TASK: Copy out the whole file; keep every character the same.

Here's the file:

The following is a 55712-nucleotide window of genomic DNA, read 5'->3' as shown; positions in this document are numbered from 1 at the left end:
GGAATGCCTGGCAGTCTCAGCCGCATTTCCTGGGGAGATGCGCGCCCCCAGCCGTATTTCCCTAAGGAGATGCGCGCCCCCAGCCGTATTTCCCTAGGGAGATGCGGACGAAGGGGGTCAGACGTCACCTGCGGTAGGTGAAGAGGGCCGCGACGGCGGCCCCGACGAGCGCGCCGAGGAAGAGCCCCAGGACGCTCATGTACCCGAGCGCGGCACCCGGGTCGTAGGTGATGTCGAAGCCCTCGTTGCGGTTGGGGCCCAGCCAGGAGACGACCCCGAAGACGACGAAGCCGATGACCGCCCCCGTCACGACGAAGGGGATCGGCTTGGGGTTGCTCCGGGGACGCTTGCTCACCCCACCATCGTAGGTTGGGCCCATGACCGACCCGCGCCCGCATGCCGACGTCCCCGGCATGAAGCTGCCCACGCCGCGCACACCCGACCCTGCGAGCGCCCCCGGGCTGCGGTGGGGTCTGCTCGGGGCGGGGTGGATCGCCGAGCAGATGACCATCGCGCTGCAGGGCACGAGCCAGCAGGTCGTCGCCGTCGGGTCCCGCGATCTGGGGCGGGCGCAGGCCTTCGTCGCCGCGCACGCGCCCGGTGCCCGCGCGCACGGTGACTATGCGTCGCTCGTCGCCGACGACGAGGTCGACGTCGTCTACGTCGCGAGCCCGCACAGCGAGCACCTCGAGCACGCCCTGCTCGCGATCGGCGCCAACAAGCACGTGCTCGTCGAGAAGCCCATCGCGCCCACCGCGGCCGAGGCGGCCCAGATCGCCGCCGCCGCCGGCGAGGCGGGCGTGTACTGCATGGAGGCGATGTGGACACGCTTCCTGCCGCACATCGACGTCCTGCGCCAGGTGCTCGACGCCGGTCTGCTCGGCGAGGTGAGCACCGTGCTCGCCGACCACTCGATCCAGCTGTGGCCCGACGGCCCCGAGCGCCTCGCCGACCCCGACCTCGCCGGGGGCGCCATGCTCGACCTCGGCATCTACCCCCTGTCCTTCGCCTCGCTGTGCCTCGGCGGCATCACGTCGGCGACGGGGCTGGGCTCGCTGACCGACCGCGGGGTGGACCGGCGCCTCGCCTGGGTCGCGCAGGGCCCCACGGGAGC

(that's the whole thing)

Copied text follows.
The following is a 55712-nucleotide window of genomic DNA, read 5'->3' as shown; positions in this document are numbered from 1 at the left end:
GGAATGCCTGGCAGTCTCAGCCGCATTTCCTGGGGAGATGCGCGCCCCCAGCCGTATTTCCCTAAGGAGATGCGCGCCCCCAGCCGTATTTCCCTAGGGAGATGCGGACGAAGGGGGTCAGACGTCACCTGCGGTAGGTGAAGAGGGCCGCGACGGCGGCCCCGACGAGCGCGCCGAGGAAGAGCCCCAGGACGCTCATGTACCCGAGCGCGGCACCCGGGTCGTAGGTGATGTCGAAGCCCTCGTTGCGGTTGGGGCCCAGCCAGGAGACGACCCCGAAGACGACGAAGCCGATGACCGCCCCCGTCACGACGAAGGGGATCGGCTTGGGGTTGCTCCGGGGACGCTTGCTCACCCCACCATCGTAGGTTGGGCCCATGACCGACCCGCGCCCGCATGCCGACGTCCCCGGCATGAAGCTGCCCACGCCGCGCACACCCGACCCTGCGAGCGCCCCCGGGCTGCGGTGGGGTCTGCTCGGGGCGGGGTGGATCGCCGAGCAGATGACCATCGCGCTGCAGGGCACGAGCCAGCAGGTCGTCGCCGTCGGGTCCCGCGATCTGGGGCGGGCGCAGGCCTTCGTCGCCGCGCACGCGCCCGGTGCCCGCGCGCACGGTGACTATGCGTCGCTCGTCGCCGACGACGAGGTCGACGTCGTCTACGTCGCGAGCCCGCACAGCGAGCACCTCGAGCACGCCCTGCTCGCGATCGGCGCCAACAAGCACGTGCTCGTCGAGAAGCCCATCGCGCCCACCGCGGCCGAGGCGGCCCAGATCGCCGCCGCCGCCGGCGAGGCGGGCGTGTACTGCATGGAGGCGATGTGGACACGCTTCCTGCCGCACATCGACGTCCTGCGCCAGGTGCTCGACGCCGGTCTGCTCGGCGAGGTGAGCACCGTGCTCGCCGACCACTCGATCCAGCTGTGGCCCGACGGCCCCGAGCGCCTCGCCGACCCCGACCTCGCCGGGGGCGCCATGCTCGACCTCGGCATCTACCCCCTGTCCTTCGCCTCGCTGTGCCTCGGCGGCATCACGTCGGCGACGGGGCTGGGCTCGCTGACCGACCGCGGGGTGGACCGGCGCCTCGCCTGGGTCGCGCAGGGCCCCACGGGAGC